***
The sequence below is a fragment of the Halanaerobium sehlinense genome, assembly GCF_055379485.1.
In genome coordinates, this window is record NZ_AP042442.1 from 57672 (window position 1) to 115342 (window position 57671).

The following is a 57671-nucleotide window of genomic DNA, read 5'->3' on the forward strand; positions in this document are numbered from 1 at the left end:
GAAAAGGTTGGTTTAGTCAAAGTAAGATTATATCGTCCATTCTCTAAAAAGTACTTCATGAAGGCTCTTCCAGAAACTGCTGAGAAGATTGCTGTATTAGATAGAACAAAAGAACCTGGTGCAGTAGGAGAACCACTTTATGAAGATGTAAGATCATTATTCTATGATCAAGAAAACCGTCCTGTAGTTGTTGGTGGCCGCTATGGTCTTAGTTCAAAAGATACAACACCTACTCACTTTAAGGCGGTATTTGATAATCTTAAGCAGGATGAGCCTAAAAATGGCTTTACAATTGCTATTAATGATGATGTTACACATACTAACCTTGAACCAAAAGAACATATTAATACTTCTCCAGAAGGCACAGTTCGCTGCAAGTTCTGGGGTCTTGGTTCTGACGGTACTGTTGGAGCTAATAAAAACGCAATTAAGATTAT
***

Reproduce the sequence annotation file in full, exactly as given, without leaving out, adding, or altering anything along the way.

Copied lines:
The sequence below is a fragment of the Halanaerobium sehlinense genome, assembly GCF_055379485.1.
In genome coordinates, this window is record NZ_AP042442.1 from 57672 (window position 1) to 115342 (window position 57671).

The following is a 57671-nucleotide window of genomic DNA, read 5'->3' on the forward strand; positions in this document are numbered from 1 at the left end:
GAAAAGGTTGGTTTAGTCAAAGTAAGATTATATCGTCCATTCTCTAAAAAGTACTTCATGAAGGCTCTTCCAGAAACTGCTGAGAAGATTGCTGTATTAGATAGAACAAAAGAACCTGGTGCAGTAGGAGAACCACTTTATGAAGATGTAAGATCATTATTCTATGATCAAGAAAACCGTCCTGTAGTTGTTGGTGGCCGCTATGGTCTTAGTTCAAAAGATACAACACCTACTCACTTTAAGGCGGTATTTGATAATCTTAAGCAGGATGAGCCTAAAAATGGCTTTACAATTGCTATTAATGATGATGTTACACATACTAACCTTGAACCAAAAGAACATATTAATACTTCTCCAGAAGGCACAGTTCGCTGCAAGTTCTGGGGTCTTGGTTCTGACGGTACTGTTGGAGCTAATAAAAACGCAATTAAGATTAT